Hdt 4.32 – Herodotos
But Hesiod speaks of Hyperboreans, and Homer too in his poem The Heroes’ Sons, if that is truly the work of Homer. Greek Text
Epigonoi fr 3 PEG – Poetae Epici Graeci 1, p. 30, ed. A. Bernabé. Leipzig, 1987.
We declare ourselves to be better men by far than our fathers: we took the seat of Thebe of the seven gates, when we twain had gathered a lesser host against a stronger wall, putting our trust in the portents of the gods and in the aid of Zeus; whereas they perished through their own blind folly. Greek Text
To him [Amphiaraos] were born sons, Alcmaeon and Amphilochus. Greek Text
Stesichoros, Eriphyle, 148 SLG – Supplentum Lyricis Graecis, ed. D. Page, p. 42. Oxford 1974.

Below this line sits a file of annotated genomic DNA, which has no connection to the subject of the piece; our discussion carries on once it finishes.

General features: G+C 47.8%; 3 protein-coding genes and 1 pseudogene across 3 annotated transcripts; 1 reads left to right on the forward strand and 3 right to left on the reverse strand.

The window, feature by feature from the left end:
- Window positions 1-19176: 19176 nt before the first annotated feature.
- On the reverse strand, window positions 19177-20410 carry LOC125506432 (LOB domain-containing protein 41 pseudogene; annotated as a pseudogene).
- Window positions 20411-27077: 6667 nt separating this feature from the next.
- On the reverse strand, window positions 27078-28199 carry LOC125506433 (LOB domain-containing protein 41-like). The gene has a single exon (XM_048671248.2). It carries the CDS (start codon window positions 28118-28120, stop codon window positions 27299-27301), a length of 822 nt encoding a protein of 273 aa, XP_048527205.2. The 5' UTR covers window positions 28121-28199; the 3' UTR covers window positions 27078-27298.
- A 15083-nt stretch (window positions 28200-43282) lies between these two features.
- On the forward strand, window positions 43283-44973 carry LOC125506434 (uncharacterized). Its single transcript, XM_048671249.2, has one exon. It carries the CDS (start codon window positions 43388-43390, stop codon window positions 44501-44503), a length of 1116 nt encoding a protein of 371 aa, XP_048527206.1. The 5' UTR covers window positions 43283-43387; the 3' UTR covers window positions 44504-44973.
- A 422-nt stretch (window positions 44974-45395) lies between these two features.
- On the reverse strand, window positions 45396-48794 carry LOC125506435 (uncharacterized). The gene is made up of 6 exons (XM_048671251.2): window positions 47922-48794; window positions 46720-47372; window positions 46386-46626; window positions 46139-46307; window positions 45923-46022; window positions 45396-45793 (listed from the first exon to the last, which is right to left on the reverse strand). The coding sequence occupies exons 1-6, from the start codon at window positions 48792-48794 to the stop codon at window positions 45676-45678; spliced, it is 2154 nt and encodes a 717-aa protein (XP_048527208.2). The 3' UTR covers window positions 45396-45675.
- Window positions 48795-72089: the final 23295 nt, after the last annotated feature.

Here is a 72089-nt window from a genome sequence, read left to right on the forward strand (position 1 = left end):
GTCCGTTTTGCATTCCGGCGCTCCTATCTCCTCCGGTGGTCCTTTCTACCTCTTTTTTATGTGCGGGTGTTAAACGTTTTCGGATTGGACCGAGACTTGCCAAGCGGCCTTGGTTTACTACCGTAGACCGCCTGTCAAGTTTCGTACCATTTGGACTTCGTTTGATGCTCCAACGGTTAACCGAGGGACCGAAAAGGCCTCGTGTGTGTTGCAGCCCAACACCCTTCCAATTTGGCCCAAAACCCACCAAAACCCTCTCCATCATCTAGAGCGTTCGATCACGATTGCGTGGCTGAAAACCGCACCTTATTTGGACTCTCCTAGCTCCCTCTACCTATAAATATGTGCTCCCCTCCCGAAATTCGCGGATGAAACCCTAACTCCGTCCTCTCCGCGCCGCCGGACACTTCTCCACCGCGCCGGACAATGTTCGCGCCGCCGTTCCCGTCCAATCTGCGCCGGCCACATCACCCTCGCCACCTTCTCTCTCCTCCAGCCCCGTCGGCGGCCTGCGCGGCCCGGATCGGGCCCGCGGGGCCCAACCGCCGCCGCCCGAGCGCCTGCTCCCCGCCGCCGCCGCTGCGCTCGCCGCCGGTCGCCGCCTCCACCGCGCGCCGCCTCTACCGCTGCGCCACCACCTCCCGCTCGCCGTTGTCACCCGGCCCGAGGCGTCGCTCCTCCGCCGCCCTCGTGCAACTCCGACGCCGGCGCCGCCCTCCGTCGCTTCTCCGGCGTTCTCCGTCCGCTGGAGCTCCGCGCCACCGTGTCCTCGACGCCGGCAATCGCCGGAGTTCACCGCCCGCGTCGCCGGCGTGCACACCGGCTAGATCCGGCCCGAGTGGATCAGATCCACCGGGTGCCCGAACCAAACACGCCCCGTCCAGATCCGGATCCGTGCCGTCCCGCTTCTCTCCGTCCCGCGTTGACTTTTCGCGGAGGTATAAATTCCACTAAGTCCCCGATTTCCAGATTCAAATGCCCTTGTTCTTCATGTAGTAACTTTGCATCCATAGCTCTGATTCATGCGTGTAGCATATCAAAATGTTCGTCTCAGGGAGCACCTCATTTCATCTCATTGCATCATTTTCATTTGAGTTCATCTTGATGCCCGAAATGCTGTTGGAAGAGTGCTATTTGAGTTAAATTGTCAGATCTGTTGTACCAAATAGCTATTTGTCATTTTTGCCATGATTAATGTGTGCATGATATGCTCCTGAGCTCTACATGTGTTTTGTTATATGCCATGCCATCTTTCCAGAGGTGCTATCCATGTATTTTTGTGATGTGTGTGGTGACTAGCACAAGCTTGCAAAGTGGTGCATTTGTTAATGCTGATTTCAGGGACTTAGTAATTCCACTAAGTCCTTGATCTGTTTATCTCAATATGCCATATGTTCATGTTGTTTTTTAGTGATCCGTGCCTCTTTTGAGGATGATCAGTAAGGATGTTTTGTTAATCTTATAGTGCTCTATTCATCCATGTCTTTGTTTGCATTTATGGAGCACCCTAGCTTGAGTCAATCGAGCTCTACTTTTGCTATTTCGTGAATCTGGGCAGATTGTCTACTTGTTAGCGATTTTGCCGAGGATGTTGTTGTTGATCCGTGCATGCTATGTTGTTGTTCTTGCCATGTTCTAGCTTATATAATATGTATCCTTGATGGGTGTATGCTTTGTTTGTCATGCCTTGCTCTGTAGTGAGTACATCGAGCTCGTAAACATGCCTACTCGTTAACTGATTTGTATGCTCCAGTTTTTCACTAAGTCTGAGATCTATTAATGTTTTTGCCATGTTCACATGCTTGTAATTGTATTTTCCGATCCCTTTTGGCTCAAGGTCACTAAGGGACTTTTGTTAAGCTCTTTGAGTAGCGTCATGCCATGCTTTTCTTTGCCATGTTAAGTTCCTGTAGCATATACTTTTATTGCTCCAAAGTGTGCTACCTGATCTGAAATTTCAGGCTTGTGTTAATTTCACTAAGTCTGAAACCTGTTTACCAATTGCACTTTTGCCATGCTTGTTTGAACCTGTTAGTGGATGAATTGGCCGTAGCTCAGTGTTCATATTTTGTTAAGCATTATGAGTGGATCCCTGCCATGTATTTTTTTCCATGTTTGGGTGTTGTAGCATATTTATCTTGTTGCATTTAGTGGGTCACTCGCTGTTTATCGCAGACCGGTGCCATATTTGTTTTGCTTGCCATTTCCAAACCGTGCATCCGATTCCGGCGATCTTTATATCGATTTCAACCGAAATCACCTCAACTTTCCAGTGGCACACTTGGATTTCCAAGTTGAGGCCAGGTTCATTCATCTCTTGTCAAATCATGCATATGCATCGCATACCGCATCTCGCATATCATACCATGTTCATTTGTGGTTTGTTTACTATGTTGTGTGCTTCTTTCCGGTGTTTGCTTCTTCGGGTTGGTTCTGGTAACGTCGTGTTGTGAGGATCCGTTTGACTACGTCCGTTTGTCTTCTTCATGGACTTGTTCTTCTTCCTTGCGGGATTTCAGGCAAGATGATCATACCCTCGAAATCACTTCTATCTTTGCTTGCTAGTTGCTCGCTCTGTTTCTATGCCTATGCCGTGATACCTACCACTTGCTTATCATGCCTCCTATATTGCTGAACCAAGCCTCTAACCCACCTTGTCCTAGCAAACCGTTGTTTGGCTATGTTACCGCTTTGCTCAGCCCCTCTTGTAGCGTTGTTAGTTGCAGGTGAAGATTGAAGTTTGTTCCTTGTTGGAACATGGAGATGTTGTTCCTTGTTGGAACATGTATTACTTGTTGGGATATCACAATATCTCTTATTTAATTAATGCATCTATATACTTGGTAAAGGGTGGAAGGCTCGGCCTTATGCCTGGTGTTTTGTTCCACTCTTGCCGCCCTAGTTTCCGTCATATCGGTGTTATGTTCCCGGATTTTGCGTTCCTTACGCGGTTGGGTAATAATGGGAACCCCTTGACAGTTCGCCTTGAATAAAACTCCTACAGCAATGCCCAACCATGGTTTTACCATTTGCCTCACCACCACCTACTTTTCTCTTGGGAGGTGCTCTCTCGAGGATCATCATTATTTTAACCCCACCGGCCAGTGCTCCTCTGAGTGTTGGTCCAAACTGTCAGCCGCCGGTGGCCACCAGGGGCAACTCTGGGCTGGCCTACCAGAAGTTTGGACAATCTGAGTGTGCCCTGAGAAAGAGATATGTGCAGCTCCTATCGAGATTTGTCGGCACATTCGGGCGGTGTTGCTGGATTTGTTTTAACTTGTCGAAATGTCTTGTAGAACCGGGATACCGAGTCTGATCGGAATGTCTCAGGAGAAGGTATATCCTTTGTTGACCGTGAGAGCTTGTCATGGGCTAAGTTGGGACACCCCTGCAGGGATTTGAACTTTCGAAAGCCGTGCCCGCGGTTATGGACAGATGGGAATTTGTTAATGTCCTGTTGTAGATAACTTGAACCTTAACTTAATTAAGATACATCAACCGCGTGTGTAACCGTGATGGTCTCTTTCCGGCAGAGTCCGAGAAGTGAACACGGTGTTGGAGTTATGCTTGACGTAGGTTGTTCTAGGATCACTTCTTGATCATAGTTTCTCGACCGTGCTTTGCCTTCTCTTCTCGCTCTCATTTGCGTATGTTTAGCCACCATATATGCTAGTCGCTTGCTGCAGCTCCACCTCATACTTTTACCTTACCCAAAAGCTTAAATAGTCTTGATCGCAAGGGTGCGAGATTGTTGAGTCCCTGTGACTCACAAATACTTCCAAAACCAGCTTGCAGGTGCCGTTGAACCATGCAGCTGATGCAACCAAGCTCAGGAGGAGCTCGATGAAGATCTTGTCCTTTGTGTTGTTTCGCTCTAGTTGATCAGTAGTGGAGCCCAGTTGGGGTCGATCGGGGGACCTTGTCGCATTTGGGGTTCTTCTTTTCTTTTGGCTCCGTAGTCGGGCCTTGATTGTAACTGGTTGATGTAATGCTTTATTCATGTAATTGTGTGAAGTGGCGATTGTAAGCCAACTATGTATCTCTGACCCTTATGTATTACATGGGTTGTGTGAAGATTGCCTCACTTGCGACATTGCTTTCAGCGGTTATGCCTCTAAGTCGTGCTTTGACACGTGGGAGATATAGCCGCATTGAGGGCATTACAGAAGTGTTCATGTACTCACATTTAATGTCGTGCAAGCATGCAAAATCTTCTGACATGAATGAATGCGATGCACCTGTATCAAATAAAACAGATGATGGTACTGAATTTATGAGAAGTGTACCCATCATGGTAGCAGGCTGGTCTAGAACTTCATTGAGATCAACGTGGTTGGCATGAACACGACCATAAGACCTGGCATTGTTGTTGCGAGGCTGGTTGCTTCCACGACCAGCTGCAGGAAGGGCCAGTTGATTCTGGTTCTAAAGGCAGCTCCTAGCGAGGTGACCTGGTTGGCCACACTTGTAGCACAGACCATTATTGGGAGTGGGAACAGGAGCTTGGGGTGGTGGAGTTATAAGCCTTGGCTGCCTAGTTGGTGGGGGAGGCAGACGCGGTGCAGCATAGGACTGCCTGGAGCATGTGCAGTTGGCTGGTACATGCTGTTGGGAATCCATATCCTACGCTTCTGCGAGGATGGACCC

Pindar, Olympian Odes 2.43-45
Yet Polyneices, when laid low, left behind him a son, Thersander, honored in youthful contests and in the battles of war, a scion to defend the house of the descendants of Adrastus. Greek Text
Pindar, Pythian Odes 8.39-55
Once Amphiaraus the son of Oicles spoke in riddling words, when he saw, in seven-gated Thebes, those sons standing by their spears, when they came from Argos on that second march, the Epigoni. Thus he spoke, while they were fighting: “By nature the genuine spirit of the fathers is conspicuous in the sons. I clearly see Alcmaeon, wielding a dappled serpent on his blazing shield, the first at the gates of Cadmus. And he who suffered in the earlier disaster, the hero Adrastus, now has the tidings of a better bird of omen. But at home his luck will be the opposite. For he alone of the Danaan army will gather the bones of his dead son, by the fortune sent from the gods, and come with his people unharmed to the spacious streets of Argos, the city of Abas.” Greek Text
Edited by Elena Bianchelli, Senior Lecturer of Classical Languages and Culture, Univ. of Georgia, March 2020
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